Everybody knows that cooking professionally is hard.
The hours are long, the work is stressful. Kitchens are hot, inhospitable and downright dangerous places to work. It’s relentless work, with wave after wave of possible problems and things that could – and do – go wrong.
But to some people, cooking is in their blood. It’s part of who they are. They just have to do it.
Jason Sheehan has lived this life inside out. In Cooking Dirty, Sheehan recounts his experiences in countless kitchens, all different, all bound by common ties.
He started cooking in professional kitchens as a teenager, initiated into the trade in a local Italian restaurant, running the dishwasher and prepping endless trays of pizza dough. His first night ends with his chef quietly observing “you’re still here”. Enigmatically, neither a statement or a question, no surprise or admiration, just a simple phrase.
“You’re still here.”
By this point there is nowhere else Sheehan could be. He’d caught it. He was in love with the power and the excitement of working in a kitchen.
Sheehan lurches from job to job, rolling up in a restaurant, asking to see the manager, embellishing experience here and there, getting work and fitting in as the ‘fucking new guy’ time after time. The pattern is always the same.
Cooking, drugs, booze, battles, horror, adrenaline, elation, food.
The kitchens Sheehan works in are populated by a colourful cast of freaks and characters with their own language, their own rites of passage, their own culture. All manner of life passes through a restaurant kitchen and it’s shady and dirty back alley, its walk in freezer and its locker room. All of humanity is concentrated down into a handful of men and some women who are often closer to their parole officers than their mothers, working as one to get a plate of food out onto a table for somebody to eat.
And to do it again. And again. And again.
Sheehan grasps the urgency and stress of the work and brings it to life. His descriptions of life in a kitchen are enthralling and horrifying – wholesale quantities of fish defrosted in a back alley with a pressure hose, a young cook instinctively trying to catch something and plunging his hands deep into a fat fryer.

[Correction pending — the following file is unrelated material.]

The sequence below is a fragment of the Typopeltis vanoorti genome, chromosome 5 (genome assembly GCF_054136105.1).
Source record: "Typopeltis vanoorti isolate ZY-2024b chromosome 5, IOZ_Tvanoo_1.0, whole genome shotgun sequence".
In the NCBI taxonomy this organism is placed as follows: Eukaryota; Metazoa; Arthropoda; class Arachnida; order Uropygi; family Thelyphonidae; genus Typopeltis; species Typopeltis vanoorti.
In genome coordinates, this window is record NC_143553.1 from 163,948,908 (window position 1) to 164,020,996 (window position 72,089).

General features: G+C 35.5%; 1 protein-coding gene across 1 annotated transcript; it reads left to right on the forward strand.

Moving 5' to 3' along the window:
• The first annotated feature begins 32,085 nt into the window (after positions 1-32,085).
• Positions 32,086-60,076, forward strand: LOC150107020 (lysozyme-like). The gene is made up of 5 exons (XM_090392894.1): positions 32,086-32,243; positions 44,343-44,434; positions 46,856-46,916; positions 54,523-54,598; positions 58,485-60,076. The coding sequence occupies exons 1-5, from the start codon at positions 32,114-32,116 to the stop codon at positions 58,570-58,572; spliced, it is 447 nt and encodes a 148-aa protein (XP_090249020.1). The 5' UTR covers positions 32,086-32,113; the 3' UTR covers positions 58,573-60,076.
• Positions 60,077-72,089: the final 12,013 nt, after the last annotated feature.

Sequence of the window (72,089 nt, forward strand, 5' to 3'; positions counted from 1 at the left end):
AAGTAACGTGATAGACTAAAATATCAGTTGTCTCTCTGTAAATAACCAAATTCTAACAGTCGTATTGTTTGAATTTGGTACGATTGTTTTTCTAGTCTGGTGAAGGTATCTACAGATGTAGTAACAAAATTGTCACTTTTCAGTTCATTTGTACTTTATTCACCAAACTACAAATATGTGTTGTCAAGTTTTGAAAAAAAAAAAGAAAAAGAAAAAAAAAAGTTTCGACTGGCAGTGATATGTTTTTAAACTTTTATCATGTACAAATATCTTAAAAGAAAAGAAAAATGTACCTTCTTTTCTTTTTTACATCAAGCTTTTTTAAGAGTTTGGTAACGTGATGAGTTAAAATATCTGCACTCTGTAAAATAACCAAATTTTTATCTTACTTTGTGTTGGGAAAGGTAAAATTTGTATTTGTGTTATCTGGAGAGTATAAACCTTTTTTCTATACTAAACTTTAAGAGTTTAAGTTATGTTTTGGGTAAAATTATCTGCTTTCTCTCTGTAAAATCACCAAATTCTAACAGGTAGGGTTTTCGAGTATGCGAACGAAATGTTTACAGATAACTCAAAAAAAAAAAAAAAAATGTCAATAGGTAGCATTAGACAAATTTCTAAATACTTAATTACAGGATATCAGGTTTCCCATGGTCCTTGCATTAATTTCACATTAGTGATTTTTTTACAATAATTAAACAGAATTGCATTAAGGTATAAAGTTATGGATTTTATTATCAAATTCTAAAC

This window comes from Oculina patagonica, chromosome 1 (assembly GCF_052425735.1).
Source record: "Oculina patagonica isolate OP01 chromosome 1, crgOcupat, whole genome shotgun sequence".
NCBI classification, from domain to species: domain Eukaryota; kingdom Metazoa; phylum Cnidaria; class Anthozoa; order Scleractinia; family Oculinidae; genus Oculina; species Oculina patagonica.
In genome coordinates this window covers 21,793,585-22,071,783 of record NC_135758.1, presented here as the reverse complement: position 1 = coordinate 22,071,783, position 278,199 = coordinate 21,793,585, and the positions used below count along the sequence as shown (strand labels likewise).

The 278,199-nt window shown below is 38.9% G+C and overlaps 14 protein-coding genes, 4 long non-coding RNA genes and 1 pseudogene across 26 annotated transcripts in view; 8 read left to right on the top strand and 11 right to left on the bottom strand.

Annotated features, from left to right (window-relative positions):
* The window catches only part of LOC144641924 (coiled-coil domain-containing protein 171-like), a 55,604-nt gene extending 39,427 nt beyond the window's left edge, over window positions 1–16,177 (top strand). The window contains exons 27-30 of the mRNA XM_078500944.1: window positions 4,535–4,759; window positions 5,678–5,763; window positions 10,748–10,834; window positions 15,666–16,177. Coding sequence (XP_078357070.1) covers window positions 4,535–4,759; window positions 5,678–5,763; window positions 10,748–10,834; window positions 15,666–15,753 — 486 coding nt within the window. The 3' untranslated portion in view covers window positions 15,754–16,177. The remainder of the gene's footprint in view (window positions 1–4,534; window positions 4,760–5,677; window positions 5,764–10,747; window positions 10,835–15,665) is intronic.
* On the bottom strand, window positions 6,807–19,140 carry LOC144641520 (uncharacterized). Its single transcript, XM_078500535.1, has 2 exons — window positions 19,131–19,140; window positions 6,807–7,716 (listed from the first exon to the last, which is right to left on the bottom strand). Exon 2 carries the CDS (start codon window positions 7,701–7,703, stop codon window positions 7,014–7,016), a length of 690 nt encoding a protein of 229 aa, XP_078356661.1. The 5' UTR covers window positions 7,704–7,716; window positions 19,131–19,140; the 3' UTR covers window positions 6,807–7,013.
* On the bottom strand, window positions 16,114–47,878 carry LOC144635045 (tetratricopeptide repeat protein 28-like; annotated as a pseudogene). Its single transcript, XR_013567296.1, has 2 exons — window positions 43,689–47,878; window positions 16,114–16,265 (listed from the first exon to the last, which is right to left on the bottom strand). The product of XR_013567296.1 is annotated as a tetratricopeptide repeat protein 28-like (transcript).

His kitchen is a ‘small, steel box filled with knives and meat and fire’, his compatriots a pirate crew who hang the Jolly Roger on the end of their stations to mock and taunt the rest of the staff. They’re the pirates, they’re the people who make the restaurant work. They have control.
These are worlds of precision and chaos, the chugging engine aimed solely at placing food in the hands of the front of house staff to deliver to the diner.
Sheehan talks of cooks as a fraternity, as brethren, working as one, looking out for each other. It’s a militaristic atmosphere, where people work as a brigade or a platoon, where they work through the most horrific of injuries, where Apocolypse Now is always the favourite film.
It’s impossible to read Sheehan’s book without drawing parallels to the Godfather of the cook-as-outlaw school, Anthony Bourdain, and Sheehan is brave and wise enough to point out that he has Bourdain to thank for “more or less” his “entire career”. The similarities between Cooking Dirty and Kitchen Confidential, Bourdain’s breakthrough book are obvious, but each stands on its own, and both are great reads.
Cooking Dirty is an excellent piece of food writing, a book full of excitement and narrative drive. It’s a fascinating peek into the murky underbelly of the restaurant industry.
If you want to know what goes on behind that swinging door, the one you catch a half glimpse behind as you’re sitting at your restaurant table wondering where your fish is, read Cooking Dirty.
You might discover that the chef is out the back defrosting it with a hosepipe.
Cooking Dirty is published by Atlantic Books at £16.99.